Recover Windows 10 from a Recovery Drive | Tutorials
      My Computer

  7. Bree's Avatar
    Posts : 18,617
    10 Home x64 (20H2) (10 Pro on 2nd pc)
       #17

    reble said:
    Somewhere, I don't remember where, someone online told me I need a USB drive that can hold around 40 to 50GB'S to hold a full recovery/full Win 10 home 64bit install.
    Sounds like they were talking about making a system image, a copy of the installed working Windows system, installed programs and all the user files - an image that can be restored to put a PC back to exactly as it was when the image was made. Useful should a hard drive fail, you can replace the drive, restore the image and carry on as if nothing had happened.

    A recovery drive doesn't do that. It just contains the setup files needed to install a fresh new copy of Windows. That's about 4GB or so.
      My Computers


  8. Posts : 169
    win 10 home 32 bit
    Thread Starter
       #18

    I still don't know a lot of how 10 works. It is a lot dif then 7. When 7 messes up to much, and it does when Windows gets bogged down with garbage from my internet exploring. I backup what I need to save to my D: hdd in the external USB case. Then set the cd-rom to the top of the boot order then I use "super Fdisk" a self booting cd and then wipe out the partition and reboot from the win 7 cd, then reinstall everything from the backup cd's.
    This new bios with the "secure boot" , "fast boot" and "CSM" and so on is all new to me. Software designers love to make new OS's harder to figure out. To some of them (not all) it is like a game as to how hard to make a new sys to be. I had devil of a time when I made the jump from Win. 98se to Win XP . And I have been using Win 7 for a long time. On my Dell laptop Win 7 still does what I need. This is a new experience for me, I learn new things by getting my hands dirty. Getting this Asus laptop ready for PJ's (my nephew's) Christmas present. If it doesn't get done in time for Christmas. It will be ready for his birthday Jan 25th.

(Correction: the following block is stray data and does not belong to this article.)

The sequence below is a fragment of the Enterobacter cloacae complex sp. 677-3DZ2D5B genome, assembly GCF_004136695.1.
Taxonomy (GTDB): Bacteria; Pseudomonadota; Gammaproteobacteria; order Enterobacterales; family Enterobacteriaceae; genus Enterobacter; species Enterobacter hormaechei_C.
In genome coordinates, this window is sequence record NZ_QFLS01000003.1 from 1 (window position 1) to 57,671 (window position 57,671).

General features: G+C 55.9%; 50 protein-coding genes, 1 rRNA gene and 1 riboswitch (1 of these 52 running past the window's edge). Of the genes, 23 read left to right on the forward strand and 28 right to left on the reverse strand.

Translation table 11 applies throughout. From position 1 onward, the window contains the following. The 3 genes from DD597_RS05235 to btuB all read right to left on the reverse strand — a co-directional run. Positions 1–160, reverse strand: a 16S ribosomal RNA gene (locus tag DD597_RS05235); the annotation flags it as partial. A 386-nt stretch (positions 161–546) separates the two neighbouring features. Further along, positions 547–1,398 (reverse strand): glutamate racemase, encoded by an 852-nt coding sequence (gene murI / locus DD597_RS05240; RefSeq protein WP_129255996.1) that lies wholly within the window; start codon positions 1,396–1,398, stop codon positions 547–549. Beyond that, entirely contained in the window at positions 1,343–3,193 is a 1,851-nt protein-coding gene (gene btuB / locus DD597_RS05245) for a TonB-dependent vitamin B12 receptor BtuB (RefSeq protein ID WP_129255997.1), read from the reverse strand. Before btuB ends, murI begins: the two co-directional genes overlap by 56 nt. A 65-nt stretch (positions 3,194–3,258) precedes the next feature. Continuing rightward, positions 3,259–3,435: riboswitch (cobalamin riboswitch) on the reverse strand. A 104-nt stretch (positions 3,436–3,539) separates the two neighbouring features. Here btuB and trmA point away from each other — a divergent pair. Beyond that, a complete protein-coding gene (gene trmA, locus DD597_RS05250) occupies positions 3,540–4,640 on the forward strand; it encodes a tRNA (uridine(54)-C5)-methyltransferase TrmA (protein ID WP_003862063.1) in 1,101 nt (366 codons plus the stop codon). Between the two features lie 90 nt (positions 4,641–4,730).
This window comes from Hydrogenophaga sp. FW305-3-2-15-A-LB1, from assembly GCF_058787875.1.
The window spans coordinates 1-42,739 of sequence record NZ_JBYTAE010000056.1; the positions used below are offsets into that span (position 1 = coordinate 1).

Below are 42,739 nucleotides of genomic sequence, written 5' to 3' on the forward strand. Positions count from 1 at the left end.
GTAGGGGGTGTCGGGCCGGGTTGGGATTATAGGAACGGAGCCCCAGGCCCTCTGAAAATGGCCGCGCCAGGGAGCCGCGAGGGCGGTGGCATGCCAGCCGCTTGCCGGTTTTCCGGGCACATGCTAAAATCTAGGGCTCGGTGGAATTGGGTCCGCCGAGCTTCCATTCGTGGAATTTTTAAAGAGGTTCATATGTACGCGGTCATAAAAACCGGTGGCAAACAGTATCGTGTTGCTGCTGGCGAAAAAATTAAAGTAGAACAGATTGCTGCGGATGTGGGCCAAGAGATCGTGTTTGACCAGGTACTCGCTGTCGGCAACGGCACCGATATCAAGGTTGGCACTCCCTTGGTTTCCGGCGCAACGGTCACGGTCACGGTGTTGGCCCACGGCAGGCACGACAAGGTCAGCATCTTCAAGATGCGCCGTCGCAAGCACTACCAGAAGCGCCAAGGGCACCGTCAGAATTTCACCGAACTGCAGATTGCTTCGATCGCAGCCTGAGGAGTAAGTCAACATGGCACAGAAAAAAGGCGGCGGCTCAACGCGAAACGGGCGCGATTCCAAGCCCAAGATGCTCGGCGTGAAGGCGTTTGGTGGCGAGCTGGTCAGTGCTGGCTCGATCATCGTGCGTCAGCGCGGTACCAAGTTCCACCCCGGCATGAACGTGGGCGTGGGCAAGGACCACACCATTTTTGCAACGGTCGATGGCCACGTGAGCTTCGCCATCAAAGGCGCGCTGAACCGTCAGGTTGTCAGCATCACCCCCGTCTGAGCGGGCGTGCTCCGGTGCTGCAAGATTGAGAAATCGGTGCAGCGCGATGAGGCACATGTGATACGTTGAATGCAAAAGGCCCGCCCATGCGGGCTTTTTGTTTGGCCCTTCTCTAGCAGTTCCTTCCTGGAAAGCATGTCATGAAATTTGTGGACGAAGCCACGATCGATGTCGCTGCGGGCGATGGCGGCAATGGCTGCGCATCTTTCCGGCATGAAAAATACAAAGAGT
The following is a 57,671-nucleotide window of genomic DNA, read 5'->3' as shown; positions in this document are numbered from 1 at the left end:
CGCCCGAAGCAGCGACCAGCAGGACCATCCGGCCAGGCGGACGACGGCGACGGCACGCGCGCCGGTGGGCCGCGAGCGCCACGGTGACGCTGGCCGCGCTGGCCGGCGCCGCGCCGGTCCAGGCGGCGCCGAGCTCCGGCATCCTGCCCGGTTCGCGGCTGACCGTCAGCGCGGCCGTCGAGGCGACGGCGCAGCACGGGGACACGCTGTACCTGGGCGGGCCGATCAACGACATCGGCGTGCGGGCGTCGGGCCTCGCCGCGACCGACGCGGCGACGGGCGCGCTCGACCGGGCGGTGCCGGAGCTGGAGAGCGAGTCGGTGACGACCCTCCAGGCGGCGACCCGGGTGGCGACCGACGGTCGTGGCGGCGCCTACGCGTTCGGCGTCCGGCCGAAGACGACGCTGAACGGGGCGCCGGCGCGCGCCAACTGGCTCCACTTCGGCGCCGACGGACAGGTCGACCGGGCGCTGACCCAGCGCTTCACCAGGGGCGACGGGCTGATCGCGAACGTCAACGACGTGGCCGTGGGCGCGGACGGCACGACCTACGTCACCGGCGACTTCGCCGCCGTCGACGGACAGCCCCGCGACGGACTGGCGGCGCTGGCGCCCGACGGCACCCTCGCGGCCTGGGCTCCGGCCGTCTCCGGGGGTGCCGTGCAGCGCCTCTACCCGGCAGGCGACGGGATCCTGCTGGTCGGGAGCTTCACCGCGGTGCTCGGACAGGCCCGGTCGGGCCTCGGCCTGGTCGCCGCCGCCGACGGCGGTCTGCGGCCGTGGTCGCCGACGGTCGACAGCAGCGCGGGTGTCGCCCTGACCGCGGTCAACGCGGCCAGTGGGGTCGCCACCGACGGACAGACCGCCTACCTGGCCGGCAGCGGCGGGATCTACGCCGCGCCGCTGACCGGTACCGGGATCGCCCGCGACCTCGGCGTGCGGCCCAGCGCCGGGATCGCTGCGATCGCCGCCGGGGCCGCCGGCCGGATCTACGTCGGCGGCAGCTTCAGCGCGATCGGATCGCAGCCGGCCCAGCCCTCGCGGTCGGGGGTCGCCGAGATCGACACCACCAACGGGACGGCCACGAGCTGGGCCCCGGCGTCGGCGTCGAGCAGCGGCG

Bree said:
    Sounds like they were talking about making a system image, a copy of the installed working Windows system, installed programs and all the user files - an image that can be restored to put a PC back to exactly as it was when the image was made. Useful should a hard drive fail, you can replace the drive, restore the image and carry on as if nothing had happened.

    A recovery drive doesn't do that. It just contains the setup files needed to install a fresh new copy of Windows. That's about 4GB or so.
      My Computer


  9. Posts : 169
    win 10 home 32 bit
    Thread Starter
       #19

    Some ppl call me stupid for doing this. I just got done making a rtf file of "Create Recovery Drive in Windows 10 | Tutorials" and " Recover Windows 10 from a Recovery Drive | Tutorials" to my D: HDD in the external USB case. I made it a habit of doing it when I am working on a new project so I can reference the file down the road.

    Steve
      My Computer